Human-Computer Interaction: Communication, Cooperation, and Application Design

By Hans-Jörg Bullinger; Jürgen Ziegler | Go to book overview

Video in digital storys: a new approach for team integration and knowledge management in business context

Josephine Hofmann

Fraunhofer-Institut für Arbeitwirtschaft und Organisation


1 Knowledge Management today

Knowledge Management is a booming subject in today's management discussion and literature. It is clear that tomorrow's success is depending more and more on the appropriate management of knowledge in heads, databases, or documents. Market forecasts see in the business with respective technological solutions and consulting services a multimillion market ( Sheina Madan / Woods Eric 1998). Conferences, forums and management guides are just about to make the topic prominent. After the age of the information society we are now entering the knowledge society, the knowledge economy.

A look in the practice shows a certain gap between public disucssion and enterprises daily practice: Today's reality in companies is focussing strongly on the "externalisation" of knowledge -- getting knowledge out of the individual's heads, into sophisticated databases. "Lessons learned" is one keyword being used. But all too often the question, which knowledge, which lessons in which form is worth being stored at all, and, if yes, in what form, is not dealt with in an adequate manner. By this, the quality of the starting material is not always proofed. This leads to new data cemetries, perfectly organised, but not really useful. Simply making knowledge available rarely results in ist use! Also, this approach leads to the quick delegation of knowledge management issues to IT- staff -- and, by this, forgets all too often that also training staff, personnel specialists and representatives of differents departments should be involved. Knowledge management is a matter for a multitude of responsible persons -- and not only an IT-matter.

-217-

Notes for this page

Add a new note
If you are trying to select text to create highlights or citations, remember that you must now click or tap on the first word, and then click or tap on the last word.
One moment ...
Project items

Items saved from this book

This book has been saved
Highlights (0)
Some of your highlights are legacy items.

Highlights saved before July 30, 2012 will not be displayed on their respective source pages.

You can easily re-create the highlights by opening the book page or article, selecting the text, and clicking “Highlight.”

Citations (0)
Some of your citations are legacy items.

Any citation created before July 30, 2012 will labeled as a “Cited page.” New citations will be saved as cited passages, pages or articles.

We also added the ability to view new citations from your projects or the book or article where you created them.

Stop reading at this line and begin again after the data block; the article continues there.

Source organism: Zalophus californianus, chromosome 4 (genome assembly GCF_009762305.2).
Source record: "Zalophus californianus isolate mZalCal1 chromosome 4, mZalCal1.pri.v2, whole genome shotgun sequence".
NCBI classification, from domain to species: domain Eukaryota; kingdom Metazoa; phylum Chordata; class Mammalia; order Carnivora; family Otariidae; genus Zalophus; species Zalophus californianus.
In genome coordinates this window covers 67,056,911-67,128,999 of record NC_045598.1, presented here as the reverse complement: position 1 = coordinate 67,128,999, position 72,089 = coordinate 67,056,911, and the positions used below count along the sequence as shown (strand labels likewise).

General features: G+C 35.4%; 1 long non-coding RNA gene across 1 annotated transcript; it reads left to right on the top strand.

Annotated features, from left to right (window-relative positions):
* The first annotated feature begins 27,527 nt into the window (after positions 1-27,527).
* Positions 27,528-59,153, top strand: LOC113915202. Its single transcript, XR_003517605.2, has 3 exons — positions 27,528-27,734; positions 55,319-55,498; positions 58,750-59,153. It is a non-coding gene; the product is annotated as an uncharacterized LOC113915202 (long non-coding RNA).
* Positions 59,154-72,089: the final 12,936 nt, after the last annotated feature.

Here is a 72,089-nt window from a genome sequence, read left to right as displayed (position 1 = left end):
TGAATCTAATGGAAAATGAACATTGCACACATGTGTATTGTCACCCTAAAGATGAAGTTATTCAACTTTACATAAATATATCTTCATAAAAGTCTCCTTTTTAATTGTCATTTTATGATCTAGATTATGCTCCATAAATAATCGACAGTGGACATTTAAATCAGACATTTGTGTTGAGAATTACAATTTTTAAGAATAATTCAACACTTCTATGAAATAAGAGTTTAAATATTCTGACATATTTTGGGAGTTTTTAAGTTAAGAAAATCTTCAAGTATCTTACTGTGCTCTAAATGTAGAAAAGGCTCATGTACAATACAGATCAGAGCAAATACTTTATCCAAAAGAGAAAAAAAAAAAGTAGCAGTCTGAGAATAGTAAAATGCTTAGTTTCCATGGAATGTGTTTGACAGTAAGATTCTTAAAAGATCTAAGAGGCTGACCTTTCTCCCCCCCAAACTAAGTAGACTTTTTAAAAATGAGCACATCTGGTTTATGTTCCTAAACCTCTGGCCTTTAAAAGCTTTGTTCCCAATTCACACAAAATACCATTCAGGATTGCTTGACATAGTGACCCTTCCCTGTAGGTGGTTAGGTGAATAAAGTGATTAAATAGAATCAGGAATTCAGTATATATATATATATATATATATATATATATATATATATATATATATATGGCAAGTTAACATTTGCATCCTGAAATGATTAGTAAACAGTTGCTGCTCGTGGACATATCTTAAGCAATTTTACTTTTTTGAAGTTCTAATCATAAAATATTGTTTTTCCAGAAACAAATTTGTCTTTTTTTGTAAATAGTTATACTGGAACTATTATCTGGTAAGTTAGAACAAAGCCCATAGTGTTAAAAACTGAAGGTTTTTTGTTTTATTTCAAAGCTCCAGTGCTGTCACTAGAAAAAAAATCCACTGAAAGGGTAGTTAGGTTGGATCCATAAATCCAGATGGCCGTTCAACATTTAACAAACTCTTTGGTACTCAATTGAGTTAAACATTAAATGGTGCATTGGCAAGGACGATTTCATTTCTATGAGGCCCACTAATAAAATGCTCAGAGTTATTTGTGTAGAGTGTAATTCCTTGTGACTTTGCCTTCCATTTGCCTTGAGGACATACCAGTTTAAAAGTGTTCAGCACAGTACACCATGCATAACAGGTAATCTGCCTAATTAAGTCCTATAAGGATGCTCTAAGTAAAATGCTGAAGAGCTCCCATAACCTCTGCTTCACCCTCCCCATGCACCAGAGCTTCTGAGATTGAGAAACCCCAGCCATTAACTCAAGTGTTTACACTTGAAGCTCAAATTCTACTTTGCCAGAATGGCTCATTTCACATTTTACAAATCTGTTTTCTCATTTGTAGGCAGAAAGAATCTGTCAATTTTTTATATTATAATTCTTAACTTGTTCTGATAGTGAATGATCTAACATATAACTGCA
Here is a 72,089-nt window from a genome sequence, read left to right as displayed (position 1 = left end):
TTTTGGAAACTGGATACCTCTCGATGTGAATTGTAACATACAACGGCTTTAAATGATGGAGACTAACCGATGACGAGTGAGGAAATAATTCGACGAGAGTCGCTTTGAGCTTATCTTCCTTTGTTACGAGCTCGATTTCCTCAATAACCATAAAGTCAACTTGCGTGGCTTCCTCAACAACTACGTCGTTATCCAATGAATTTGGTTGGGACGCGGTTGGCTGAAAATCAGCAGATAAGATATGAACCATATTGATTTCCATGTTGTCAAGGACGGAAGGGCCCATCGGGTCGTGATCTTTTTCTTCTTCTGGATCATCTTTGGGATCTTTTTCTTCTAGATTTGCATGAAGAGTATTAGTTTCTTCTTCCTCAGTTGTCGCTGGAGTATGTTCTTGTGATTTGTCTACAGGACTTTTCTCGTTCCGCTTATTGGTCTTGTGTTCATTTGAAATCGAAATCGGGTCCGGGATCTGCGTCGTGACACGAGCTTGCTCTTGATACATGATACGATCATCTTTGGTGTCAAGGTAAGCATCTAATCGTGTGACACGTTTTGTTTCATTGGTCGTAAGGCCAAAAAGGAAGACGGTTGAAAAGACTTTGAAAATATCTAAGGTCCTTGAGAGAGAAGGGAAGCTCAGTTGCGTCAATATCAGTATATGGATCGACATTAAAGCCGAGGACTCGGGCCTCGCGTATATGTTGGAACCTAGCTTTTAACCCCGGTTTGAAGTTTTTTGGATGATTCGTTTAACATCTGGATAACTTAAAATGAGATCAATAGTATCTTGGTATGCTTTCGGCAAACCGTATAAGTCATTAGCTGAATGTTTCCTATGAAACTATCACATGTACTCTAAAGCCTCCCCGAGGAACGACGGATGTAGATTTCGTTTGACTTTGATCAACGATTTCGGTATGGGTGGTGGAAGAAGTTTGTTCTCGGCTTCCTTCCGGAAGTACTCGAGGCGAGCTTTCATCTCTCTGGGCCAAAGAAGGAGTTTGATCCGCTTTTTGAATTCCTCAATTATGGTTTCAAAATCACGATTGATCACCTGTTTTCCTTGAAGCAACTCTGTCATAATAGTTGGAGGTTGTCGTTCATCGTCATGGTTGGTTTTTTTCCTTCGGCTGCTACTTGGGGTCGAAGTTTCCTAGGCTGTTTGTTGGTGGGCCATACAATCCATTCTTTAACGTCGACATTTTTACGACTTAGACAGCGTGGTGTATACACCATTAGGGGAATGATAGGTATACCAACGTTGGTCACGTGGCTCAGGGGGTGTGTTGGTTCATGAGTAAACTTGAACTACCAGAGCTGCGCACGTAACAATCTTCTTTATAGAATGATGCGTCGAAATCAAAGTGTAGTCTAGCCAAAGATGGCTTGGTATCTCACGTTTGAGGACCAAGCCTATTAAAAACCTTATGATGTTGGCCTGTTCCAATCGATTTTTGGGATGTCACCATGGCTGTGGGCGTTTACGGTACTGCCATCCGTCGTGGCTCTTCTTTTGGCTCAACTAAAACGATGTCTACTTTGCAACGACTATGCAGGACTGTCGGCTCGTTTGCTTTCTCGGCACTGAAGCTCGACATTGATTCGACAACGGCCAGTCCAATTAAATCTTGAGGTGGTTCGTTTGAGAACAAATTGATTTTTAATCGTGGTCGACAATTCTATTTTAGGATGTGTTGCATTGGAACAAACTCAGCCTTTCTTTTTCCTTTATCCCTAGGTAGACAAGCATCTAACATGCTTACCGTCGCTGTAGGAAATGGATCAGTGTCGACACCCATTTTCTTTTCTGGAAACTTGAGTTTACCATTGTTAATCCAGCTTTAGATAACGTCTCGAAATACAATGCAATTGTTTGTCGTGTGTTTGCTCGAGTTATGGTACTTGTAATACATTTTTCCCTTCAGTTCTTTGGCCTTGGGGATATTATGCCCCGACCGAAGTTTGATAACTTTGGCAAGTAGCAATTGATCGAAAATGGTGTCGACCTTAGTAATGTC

Notes (0)
Bookmarks (0)

You have no saved items from this book

Project items include:
  • Saved book/article
  • Highlights
  • Quotes/citations
  • Notes
  • Bookmarks
Notes
Cite this page

Cited page

Style
Citations are available only to our active members.
Sign up now to cite pages or passages in MLA, APA and Chicago citation styles.

(Einhorn, 1992, p. 25)

(Einhorn 25)

1

1. Lois J. Einhorn, Abraham Lincoln, the Orator: Penetrating the Lincoln Legend (Westport, CT: Greenwood Press, 1992), 25, http://www.questia.com/read/27419298.

Cited page

Bookmark this page
Human-Computer Interaction: Communication, Cooperation, and Application Design
Table of contents

Table of contents

Settings

Settings

Typeface
Text size Smaller Larger
Search within

Search within this book

Look up

Look up a word

  • Dictionary
  • Thesaurus
Please submit a word or phrase above.
Print this page

Print this page

Why can't I print more than one page at a time?

Full screen
/ 1364

matching results for page

Cited passage

Style
Citations are available only to our active members.
Sign up now to cite pages or passages in MLA, APA and Chicago citation styles.

"Portraying himself as an honest, ordinary person helped Lincoln identify with his audiences." (Einhorn, 1992, p. 25).

"Portraying himself as an honest, ordinary person helped Lincoln identify with his audiences." (Einhorn 25)

"Portraying himself as an honest, ordinary person helped Lincoln identify with his audiences."1

1. Lois J. Einhorn, Abraham Lincoln, the Orator: Penetrating the Lincoln Legend (Westport, CT: Greenwood Press, 1992), 25, http://www.questia.com/read/27419298.

Cited passage

Welcome to the new Questia Reader

The Questia Reader has been updated to provide you with an even better online reading experience.  It is now 100% Responsive, which means you can read our books and articles on any sized device you wish.  All of your favorite tools like notes, highlights, and citations are still here, but the way you select text has been updated to be easier to use, especially on touchscreen devices.  Here's how:

1. Click or tap the first word you want to select.
2. Click or tap the last word you want to select.

OK, got it!

Thanks for trying Questia!

Please continue trying out our research tools, but please note, full functionality is available only to our active members.

Your work will be lost once you leave this Web page.

For full access in an ad-free environment, sign up now for a FREE, 1-day trial.

Already a member? Log in now.